Allergic reactions to tattoo dye are rare. The various colors in a
tattoo are made from different materials. For example, the red color comes from
mercury, the green from chromium, the yellow from cadmium, and the blue from
cobalt. Allergic reactions to red dyes occur more often than allergic
reactions to other colors.
Allergies are an overreaction of the
immune system. An allergic reaction can range from
mild and annoying to sudden and life-threatening. Allergic reactions do not
always occur the first time you are exposed to the dye. For example, if you
have had 3 or 4 tattoos without any problems, you could have an allergic
reaction to the dye the next time you have a tattoo. Each time you have a
tattoo, you must watch for signs of an allergy and get help based on the
severity of your reaction.
By Dr. Amy Wechsler
Consider it the worst type of fashion blunder: Your favorite items could be at fault for otherwise-unexplained breakouts and rashes. See how your duds measure up.
Metal Awareness: If you’ve ever noticed an itchy, red rash on your earlobes, the nickel in your everyday earrings could be the culprit; nickel can cause flare-ups in people with metal allergies. Like other skin sensitivities, a nickel allergy can develop over the years, and you should know that this metal...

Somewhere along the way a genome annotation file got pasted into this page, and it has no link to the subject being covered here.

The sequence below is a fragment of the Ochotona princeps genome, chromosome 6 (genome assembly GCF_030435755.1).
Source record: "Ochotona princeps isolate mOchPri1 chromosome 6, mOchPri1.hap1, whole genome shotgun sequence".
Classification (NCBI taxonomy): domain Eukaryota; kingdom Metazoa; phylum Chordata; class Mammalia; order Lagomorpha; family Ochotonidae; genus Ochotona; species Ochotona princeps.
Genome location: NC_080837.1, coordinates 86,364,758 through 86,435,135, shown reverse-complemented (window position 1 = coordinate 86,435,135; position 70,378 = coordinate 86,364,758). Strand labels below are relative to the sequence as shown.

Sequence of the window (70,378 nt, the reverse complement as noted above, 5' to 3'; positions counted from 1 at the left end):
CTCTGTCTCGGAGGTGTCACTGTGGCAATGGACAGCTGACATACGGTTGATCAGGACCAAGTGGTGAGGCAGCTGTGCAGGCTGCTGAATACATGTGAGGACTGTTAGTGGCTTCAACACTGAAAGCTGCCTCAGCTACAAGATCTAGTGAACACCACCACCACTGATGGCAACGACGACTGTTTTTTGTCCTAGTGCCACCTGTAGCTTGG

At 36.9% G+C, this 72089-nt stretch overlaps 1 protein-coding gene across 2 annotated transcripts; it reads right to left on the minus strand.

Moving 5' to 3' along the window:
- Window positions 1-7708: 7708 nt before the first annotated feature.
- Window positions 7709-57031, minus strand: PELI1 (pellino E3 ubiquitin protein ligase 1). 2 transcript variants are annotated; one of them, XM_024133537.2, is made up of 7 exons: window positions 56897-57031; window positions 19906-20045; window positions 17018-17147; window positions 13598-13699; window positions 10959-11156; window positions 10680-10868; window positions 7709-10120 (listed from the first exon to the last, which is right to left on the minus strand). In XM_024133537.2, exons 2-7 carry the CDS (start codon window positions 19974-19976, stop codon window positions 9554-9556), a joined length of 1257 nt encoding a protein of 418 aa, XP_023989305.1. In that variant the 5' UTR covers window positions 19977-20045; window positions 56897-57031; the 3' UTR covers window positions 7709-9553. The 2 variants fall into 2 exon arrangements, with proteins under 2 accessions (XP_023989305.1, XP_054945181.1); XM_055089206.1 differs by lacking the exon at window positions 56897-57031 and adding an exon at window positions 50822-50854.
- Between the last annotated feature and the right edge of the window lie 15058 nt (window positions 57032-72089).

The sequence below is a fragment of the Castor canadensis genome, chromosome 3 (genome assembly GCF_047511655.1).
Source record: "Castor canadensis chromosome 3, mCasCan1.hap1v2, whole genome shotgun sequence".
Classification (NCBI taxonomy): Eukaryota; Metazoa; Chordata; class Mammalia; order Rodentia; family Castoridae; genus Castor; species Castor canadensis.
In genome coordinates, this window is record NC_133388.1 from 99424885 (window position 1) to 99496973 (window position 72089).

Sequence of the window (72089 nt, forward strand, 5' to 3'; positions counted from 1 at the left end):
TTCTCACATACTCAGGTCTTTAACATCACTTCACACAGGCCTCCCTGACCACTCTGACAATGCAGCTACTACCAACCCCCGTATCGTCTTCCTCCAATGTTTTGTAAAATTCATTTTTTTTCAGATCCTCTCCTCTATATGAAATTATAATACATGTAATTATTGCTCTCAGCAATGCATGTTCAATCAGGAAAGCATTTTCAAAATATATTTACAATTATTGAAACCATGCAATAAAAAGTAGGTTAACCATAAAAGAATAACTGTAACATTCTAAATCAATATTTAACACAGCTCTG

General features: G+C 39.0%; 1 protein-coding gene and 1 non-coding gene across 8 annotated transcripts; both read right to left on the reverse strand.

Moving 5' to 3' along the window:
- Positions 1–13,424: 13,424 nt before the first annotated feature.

An allergic reaction can be local and produce swelling, itching, or
hives in the area of contact with the allergen. Local reactions can usually be
handled at home and are not life-threatening. Hives can be minor, or they can
be the first sign of a life-threatening allergic reaction (anaphylaxis).
Sometimes a local allergic reaction can be the start of a more
serious whole-body reaction to the allergen. More serious reactions can include
swelling of the throat, wheezing, or problems breathing. Blood vessels can be
involved and cause a circulatory collapse (anaphylaxis).
In this article
This information is produced and provided by the National
Institute (NCI). The information in this topic may have changed since it was written. For the most current information, contact the National
Institute via the Internet web site at http://
.gov or call 1-800-4-CANCER.
WebMD Medical Reference from Healthwise
May 03, 2012
This information is not intended to replace the advice of a doctor.
Healthwise disclaims any liability for the decisions you make based on this